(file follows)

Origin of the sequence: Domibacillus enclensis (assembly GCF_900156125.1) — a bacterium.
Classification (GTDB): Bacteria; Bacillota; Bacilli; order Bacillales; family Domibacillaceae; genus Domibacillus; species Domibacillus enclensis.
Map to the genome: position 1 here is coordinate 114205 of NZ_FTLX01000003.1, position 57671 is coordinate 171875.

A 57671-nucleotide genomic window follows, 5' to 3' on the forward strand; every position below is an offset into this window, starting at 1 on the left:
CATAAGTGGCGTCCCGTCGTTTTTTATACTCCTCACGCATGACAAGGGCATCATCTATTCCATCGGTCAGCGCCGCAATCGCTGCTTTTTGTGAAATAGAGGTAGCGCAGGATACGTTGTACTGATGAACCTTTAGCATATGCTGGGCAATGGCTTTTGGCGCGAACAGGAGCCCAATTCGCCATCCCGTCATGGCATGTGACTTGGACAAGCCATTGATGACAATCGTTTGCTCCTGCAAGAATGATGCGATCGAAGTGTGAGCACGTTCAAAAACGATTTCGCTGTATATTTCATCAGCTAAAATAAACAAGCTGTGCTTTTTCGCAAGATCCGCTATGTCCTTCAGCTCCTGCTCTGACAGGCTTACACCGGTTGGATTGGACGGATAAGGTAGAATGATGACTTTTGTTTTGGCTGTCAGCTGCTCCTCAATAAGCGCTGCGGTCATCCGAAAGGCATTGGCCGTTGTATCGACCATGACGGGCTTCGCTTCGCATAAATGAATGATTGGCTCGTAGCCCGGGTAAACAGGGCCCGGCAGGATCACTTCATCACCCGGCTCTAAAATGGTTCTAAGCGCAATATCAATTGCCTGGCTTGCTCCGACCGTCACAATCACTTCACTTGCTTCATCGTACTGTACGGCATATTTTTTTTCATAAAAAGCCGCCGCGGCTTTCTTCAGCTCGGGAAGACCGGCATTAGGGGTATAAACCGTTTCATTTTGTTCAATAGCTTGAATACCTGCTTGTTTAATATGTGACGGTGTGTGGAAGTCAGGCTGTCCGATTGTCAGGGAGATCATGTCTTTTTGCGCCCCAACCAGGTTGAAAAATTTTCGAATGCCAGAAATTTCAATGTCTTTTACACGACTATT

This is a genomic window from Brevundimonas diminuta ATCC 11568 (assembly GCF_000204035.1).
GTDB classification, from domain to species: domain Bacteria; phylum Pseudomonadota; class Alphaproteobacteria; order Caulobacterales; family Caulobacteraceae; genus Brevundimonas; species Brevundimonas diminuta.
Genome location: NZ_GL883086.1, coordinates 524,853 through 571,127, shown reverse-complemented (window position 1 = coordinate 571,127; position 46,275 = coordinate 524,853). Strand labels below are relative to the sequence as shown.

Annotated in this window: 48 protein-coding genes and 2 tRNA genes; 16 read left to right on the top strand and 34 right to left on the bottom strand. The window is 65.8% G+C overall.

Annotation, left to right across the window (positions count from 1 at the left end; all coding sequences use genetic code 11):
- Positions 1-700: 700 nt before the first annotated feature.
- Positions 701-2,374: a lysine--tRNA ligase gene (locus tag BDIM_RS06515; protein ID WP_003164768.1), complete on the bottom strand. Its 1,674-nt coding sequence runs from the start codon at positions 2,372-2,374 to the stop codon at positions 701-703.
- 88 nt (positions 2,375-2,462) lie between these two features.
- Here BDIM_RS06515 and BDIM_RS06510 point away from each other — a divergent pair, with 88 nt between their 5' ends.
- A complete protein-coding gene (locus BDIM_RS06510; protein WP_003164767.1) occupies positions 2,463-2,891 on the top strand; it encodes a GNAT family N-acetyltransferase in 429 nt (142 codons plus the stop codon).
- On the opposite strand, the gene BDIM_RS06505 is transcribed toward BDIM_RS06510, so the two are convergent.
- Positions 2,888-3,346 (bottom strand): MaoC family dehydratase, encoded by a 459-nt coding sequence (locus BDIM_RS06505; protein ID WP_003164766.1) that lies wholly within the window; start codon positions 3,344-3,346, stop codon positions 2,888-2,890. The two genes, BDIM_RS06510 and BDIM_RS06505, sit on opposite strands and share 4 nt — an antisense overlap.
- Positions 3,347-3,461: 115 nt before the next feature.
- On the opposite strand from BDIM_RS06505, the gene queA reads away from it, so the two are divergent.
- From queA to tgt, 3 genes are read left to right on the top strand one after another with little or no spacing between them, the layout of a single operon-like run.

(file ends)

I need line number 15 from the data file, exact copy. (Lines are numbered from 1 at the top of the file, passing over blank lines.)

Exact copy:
- A complete protein-coding gene (locus BDIM_RS06510; protein WP_003164767.1) occupies positions 2,463-2,891 on the top strand; it encodes a GNAT family N-acetyltransferase in 429 nt (142 codons plus the stop codon).